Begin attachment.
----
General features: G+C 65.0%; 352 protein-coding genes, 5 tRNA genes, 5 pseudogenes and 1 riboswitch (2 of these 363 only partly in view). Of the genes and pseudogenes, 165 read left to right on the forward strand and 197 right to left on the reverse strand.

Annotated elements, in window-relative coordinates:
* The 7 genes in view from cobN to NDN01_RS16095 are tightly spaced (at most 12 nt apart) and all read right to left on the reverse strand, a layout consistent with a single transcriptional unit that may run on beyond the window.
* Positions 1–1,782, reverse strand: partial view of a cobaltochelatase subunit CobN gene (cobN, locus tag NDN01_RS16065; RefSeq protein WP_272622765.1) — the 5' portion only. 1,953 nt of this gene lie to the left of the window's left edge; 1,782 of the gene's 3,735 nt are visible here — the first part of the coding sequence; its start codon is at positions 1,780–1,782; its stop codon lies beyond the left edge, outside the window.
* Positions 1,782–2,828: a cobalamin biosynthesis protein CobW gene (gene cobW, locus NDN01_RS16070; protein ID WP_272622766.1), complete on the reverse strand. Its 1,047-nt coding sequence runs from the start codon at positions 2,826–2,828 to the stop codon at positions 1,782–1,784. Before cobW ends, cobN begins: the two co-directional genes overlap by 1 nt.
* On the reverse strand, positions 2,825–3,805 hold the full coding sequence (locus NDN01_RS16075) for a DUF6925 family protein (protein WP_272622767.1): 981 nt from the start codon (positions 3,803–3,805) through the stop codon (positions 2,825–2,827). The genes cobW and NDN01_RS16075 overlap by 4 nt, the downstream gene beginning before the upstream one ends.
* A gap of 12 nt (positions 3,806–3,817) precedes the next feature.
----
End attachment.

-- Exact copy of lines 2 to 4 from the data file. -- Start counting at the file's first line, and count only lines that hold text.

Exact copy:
Annotated elements, in window-relative coordinates:
* The 7 genes in view from cobN to NDN01_RS16095 are tightly spaced (at most 12 nt apart) and all read right to left on the reverse strand, a layout consistent with a single transcriptional unit that may run on beyond the window.
* Positions 1–1,782, reverse strand: partial view of a cobaltochelatase subunit CobN gene (cobN, locus tag NDN01_RS16065; RefSeq protein WP_272622765.1) — the 5' portion only. 1,953 nt of this gene lie to the left of the window's left edge; 1,782 of the gene's 3,735 nt are visible here — the first part of the coding sequence; its start codon is at positions 1,780–1,782; its stop codon lies beyond the left edge, outside the window.